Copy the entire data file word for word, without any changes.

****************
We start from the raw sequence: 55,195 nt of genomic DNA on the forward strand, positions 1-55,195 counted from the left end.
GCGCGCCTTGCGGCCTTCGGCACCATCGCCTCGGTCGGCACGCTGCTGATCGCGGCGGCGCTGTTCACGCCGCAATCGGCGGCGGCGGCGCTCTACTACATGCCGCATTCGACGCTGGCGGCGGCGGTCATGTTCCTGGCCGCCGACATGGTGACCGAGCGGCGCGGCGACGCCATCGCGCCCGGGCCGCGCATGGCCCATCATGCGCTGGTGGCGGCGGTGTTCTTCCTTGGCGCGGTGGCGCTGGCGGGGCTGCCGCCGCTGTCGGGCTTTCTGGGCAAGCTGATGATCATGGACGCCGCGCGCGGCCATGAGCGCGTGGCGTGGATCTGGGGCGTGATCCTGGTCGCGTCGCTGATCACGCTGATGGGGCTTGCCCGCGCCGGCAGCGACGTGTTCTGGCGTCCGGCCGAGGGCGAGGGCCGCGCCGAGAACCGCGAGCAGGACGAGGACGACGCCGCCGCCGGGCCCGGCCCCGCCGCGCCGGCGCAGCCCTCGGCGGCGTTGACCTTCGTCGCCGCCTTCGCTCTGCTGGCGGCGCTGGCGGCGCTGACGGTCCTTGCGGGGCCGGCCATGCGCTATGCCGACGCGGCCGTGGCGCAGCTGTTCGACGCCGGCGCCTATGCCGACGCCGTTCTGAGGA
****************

We start from the raw sequence: 55,195 nt of genomic DNA on the forward strand, positions 1-55,195 counted from the left end.
GCGCGCCTTGCGGCCTTCGGCACCATCGCCTCGGTCGGCACGCTGCTGATCGCGGCGGCGCTGTTCACGCCGCAATCGGCGGCGGCGGCGCTCTACTACATGCCGCATTCGACGCTGGCGGCGGCGGTCATGTTCCTGGCCGCCGACATGGTGACCGAGCGGCGCGGCGACGCCATCGCGCCCGGGCCGCGCATGGCCCATCATGCGCTGGTGGCGGCGGTGTTCTTCCTTGGCGCGGTGGCGCTGGCGGGGCTGCCGCCGCTGTCGGGCTTTCTGGGCAAGCTGATGATCATGGACGCCGCGCGCGGCCATGAGCGCGTGGCGTGGATCTGGGGCGTGATCCTGGTCGCGTCGCTGATCACGCTGATGGGGCTTGCCCGCGCCGGCAGCGACGTGTTCTGGCGTCCGGCCGAGGGCGAGGGCCGCGCCGAGAACCGCGAGCAGGACGAGGACGACGCCGCCGCCGGGCCCGGCCCCGCCGCGCCGGCGCAGCCCTCGGCGGCGTTGACCTTCGTCGCCGCCTTCGCTCTGCTGGCGGCGCTGGCGGCGCTGACGGTCCTTGCGGGGCCGGCCATGCGCTATGCCGACGCGGCCGTGGCGCAGCTGTTCGACGCCGGCGCCTATGCCGACGCCGTTCTGAGGA